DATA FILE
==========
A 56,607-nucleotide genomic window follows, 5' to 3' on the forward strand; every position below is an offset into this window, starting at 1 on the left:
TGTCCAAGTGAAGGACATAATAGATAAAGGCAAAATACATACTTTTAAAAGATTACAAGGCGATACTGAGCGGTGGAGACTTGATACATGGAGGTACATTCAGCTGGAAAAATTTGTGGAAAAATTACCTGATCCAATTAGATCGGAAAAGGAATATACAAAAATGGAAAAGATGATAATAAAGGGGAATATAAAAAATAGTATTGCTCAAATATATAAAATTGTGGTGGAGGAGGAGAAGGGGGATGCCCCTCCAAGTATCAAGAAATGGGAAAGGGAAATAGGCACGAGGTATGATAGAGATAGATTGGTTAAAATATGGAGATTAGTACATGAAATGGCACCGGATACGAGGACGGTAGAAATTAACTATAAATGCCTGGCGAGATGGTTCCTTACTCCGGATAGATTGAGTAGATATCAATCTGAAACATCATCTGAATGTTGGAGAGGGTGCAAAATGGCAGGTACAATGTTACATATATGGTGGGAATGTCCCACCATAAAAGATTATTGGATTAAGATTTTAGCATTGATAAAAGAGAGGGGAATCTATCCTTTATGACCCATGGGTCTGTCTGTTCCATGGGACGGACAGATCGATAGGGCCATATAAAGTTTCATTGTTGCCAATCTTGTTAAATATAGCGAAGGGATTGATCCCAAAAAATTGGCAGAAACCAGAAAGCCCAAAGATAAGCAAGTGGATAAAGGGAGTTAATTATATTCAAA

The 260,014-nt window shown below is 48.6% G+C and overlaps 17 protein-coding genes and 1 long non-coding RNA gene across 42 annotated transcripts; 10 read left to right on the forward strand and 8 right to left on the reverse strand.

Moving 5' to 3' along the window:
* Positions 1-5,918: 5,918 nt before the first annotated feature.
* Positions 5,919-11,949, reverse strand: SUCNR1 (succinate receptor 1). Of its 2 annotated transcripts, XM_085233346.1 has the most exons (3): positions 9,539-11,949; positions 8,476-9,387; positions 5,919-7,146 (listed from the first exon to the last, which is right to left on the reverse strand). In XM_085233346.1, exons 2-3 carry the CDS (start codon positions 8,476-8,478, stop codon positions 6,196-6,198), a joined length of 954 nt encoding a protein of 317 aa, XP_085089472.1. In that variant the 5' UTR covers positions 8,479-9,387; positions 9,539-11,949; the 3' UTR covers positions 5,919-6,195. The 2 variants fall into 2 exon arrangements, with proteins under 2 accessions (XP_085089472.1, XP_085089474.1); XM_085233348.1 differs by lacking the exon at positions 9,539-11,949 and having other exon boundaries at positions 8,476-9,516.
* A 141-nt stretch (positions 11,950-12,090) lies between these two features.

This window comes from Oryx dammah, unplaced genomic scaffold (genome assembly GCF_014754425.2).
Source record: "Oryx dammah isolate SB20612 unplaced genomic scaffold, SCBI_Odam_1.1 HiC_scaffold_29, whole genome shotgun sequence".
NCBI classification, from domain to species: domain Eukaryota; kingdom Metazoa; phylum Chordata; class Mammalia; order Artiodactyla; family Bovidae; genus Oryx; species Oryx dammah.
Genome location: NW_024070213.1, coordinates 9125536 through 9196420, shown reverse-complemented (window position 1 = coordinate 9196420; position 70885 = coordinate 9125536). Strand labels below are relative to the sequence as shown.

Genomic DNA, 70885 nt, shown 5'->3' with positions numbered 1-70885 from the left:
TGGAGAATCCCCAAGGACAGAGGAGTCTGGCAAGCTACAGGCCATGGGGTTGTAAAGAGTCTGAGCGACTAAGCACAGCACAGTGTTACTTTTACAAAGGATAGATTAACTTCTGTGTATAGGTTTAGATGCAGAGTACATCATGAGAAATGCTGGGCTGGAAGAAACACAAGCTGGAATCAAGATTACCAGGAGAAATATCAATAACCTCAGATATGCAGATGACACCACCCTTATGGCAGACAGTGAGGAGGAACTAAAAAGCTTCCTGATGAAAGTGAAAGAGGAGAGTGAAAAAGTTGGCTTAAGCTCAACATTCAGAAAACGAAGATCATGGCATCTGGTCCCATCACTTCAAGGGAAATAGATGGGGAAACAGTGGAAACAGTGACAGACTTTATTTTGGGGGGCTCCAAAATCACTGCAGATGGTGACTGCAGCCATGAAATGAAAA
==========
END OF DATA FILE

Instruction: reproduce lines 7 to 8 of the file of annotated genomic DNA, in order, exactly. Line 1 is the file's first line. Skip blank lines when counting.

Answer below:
* A 141-nt stretch (positions 11,950-12,090) lies between these two features.

This window comes from Oryx dammah, unplaced genomic scaffold (genome assembly GCF_014754425.2).